Why did I choose Showit? Showit is a drag and drop website builder, (which means there’s no confusing coding knowledge needed in order to use it!)

This was a GAME CHANGER for me because trying to teach myself code just to make changes on my site resulted in a ton of headaches and sleepless nights. Ugh. Don’t remind me.

It was important to me to have a website that I actually knew how to use and change things on when I needed to. I didn’t want to have to find a designer or developer every single time I wanted something changed, that would’ve been an absolute nightmare, (both mentally and financially!)

I can preach about Showit till my lips fall off, but lemme just show you. Here’s a screenshot of the back-end of Showit, so you can see why I love it so much!


In Showit, I can literally click or adjust ANYTHING that you see on the screen. Anything on my site, I can change with just a few clicks and have the new version published immediately (or whenever I’m ready to!)

My site’s also responsive, which means it works on mobile too; which is VITAL nowadays, because of how many people are using phones to browse the web!

I just checked my Google Analytics, and 70 PERCENT of my website traffic comes from mobile devices on a monthly basis, so – ya gotta have one that plays well with mobile! 😉 



5. Be Strategic.

Be strategic with choosing a customizable website template, if that’s the route you go. (Which is usually much easier on the pocketbook than hiring a designer to build you a custom site, which isn’t necessary at the beginning of your biz if you follow these tips.) 

Showit has KILLER templates for sale now – (seriously, some of ‘em even tempt me!) Oh, and to clear things up, I’m not an affiliate for Showit. They don’t even have an affiliate program, I checked LOL. I legit just can’t rave about them and their customer service enough! (And when you’re having trouble… they respond with crazy helpful advice… and GIF’s. #sold.)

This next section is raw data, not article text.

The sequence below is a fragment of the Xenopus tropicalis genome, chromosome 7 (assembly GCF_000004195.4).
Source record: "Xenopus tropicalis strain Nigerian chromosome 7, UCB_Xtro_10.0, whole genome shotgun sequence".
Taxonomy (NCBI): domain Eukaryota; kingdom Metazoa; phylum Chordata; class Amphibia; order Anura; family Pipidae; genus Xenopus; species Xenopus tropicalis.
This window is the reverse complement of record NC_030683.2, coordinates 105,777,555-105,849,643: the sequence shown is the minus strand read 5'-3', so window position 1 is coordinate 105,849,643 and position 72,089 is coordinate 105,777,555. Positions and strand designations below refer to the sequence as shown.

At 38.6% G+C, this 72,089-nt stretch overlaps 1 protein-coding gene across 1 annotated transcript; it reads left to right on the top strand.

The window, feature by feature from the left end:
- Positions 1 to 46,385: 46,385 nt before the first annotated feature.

Had I known these things before trying to build a photography website, I could’ve saved myself from going down a THREE-year rabbit trail – that sucked up a lot of my time, energy, and finances.

Because let’s face it, you can’t drive traffic to a site that doesn’t exist; which means there’s a lot of potential clients and inquiries slippin’ through your fingers!



To sum it up, here’s what I wished I knew before investing in a photography website:

  •  Find your “why” before you build your site.
  •  Get introspective.
  •  Define your ideal client.
  •  Do your research.
  •  Be strategic.


Have questions about building your own photography website the right way? Drop ‘em below in the comments, or book a free strategy call with me so we can chat! 

Disclaimer: I’m no designer by any means, but I’ve learned a heapin’ of helpful tips to make sure I’m putting my best foot forward on the web!

Thinking about creating a website for your photography business? Click here for the five things I wish I knew before creating my first photography website!


Wanna stick around and stay learnin’? I knew I liked ya. ?

Feel free to binge on these blog posts, or pin ’em on Pinterest for later! ??

If you’re short on time, follow me on Pinterest – and you’ll get these kinda tips delivered straight to your feed! You know… when you’re scrollin’ through Pinterest with coffee in hand, ready to take on the day… or, procrastinate.

Whatevs. Pinterest biz sesh, anybody!? ??    3 Things I Wish I Knew When I Started My Photography Business



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  1. 5 Tips For Successfully Relocating Your Photography Business

    April 29th, 2021 at 6:37 pm